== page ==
This image shows water temperature (in degrees Celsius) at varying ocean depths and wind stress anomalies, averaged over the equatorial Pacific (120E-80W, 2S-2N) from January 2014 - 2016. Red colors represent higher than normal temperatures and longer arrows represent stronger than normal winds.
PMEL climate scientists describe in a recently published paper the relationship between the 2014-15 failed El Niño and this year’s monster El Niño as well as any similarities between the past strong El Niño’s. They examined changes in sea surface and sub-surface temperatures, winds, and volumes of warm water in the Pacific Ocean from 2014 to 2016.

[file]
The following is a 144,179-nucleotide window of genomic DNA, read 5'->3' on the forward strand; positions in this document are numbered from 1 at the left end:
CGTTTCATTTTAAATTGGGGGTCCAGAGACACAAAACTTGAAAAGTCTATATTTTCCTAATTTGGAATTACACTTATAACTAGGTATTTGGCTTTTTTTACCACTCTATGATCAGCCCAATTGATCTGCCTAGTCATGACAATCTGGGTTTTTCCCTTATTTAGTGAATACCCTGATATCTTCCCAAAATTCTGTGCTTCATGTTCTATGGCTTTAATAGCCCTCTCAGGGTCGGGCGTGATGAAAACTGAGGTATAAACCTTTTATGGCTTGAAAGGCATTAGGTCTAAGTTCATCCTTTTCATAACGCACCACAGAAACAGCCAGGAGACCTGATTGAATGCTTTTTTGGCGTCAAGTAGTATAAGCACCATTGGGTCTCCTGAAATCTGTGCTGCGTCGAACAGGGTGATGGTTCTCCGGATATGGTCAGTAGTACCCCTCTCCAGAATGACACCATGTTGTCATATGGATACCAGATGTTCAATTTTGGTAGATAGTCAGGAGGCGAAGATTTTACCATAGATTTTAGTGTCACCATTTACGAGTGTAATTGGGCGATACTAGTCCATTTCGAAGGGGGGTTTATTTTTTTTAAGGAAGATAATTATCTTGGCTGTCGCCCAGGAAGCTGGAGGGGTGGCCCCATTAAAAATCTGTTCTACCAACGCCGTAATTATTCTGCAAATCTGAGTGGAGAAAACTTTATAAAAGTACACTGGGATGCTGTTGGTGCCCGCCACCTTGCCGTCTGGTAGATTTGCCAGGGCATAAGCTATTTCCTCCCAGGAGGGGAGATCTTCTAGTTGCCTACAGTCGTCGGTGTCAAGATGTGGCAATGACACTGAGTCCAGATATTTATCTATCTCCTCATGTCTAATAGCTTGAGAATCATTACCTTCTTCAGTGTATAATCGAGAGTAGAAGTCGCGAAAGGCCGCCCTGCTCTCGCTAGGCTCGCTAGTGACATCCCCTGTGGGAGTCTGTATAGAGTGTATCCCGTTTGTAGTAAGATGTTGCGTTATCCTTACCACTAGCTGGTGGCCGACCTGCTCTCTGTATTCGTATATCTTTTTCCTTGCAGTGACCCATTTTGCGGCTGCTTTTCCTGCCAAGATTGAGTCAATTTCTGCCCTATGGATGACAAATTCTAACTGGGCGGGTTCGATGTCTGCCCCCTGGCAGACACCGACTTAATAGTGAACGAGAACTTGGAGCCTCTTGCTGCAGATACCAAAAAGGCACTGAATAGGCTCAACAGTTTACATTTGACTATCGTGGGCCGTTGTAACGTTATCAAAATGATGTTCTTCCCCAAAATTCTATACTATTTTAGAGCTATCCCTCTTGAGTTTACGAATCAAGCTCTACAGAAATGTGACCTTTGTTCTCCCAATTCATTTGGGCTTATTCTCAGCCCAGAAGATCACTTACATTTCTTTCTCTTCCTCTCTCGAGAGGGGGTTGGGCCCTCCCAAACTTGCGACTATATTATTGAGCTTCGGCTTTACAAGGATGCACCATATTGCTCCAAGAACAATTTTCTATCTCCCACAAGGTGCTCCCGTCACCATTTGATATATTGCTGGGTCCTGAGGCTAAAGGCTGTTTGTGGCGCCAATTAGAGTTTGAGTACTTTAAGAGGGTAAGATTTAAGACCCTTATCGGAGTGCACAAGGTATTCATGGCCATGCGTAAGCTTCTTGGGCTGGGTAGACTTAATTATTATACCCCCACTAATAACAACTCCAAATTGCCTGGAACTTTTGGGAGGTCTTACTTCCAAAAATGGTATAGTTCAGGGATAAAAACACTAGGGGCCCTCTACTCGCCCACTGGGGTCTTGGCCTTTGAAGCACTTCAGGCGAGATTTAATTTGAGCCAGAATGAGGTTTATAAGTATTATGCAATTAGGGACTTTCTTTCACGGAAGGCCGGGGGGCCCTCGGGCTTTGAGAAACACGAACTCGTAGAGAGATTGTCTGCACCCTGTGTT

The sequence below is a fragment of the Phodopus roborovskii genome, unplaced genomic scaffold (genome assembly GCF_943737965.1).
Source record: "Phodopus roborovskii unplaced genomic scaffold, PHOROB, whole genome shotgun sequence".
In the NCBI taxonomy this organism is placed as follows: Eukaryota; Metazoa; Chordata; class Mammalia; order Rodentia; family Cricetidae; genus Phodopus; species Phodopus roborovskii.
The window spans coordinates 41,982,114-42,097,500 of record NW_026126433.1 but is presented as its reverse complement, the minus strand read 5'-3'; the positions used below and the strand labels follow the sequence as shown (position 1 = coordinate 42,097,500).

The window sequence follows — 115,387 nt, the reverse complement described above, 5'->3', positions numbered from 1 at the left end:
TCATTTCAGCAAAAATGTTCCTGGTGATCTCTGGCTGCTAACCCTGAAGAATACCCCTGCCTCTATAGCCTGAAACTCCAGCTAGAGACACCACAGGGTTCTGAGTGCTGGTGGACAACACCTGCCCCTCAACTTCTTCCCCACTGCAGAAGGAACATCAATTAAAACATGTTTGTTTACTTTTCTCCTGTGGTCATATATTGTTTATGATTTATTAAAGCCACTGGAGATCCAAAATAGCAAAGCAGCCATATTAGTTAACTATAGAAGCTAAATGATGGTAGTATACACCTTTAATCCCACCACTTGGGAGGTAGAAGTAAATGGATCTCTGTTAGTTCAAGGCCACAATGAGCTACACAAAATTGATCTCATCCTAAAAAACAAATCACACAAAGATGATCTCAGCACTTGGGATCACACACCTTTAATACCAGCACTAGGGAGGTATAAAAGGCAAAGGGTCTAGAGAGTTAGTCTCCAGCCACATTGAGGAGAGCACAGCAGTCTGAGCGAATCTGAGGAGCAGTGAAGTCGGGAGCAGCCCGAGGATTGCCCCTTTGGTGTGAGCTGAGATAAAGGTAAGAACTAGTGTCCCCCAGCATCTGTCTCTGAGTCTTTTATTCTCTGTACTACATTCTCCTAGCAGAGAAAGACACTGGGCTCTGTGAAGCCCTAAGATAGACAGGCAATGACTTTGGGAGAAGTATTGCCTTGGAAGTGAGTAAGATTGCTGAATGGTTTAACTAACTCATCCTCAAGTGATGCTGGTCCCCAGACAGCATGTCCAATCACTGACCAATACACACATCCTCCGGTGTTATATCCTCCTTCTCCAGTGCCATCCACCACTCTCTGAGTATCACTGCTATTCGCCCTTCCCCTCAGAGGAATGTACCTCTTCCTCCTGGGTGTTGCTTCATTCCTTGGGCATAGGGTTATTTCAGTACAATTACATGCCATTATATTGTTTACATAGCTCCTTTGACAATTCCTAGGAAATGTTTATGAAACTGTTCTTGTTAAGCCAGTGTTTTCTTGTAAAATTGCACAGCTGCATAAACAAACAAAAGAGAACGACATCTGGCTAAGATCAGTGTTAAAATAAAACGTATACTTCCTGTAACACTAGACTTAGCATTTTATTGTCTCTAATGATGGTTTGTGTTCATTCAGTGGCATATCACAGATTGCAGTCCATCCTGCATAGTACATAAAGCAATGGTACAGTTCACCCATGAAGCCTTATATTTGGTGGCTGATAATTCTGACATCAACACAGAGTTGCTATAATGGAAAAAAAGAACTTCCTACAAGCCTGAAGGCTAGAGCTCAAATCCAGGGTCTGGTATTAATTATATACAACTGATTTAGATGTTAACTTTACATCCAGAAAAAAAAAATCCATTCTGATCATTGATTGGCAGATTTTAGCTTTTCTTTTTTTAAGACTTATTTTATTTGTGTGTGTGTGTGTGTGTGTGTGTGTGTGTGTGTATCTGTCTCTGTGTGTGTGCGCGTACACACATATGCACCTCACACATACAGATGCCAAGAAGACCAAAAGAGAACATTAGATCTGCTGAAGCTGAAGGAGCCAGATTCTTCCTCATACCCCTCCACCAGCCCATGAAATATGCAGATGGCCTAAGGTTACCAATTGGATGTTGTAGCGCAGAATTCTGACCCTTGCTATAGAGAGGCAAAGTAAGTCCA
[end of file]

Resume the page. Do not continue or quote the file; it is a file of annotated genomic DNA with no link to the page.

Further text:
What they found was that the highly anticipated 2014-15 El Niño event failed due to unusually strong easterly winds in the summer of 2014 which... more
In the News
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A major unanswered question about El Niño-Southern Oscillation (ENSO) is why the largest El Niño events are stronger in magnitude than the largest La Niña events. This paper examines one of the leading hypotheses to explain this asymmetric behavior; namely, that westerly wind bursts (WWBs) create conditions to promote additional WWBs, and the sum total of all the WWBs that occur during the initiation and growth of an El Niño event impacts the eventual magnitude of the event. WWBs are short... more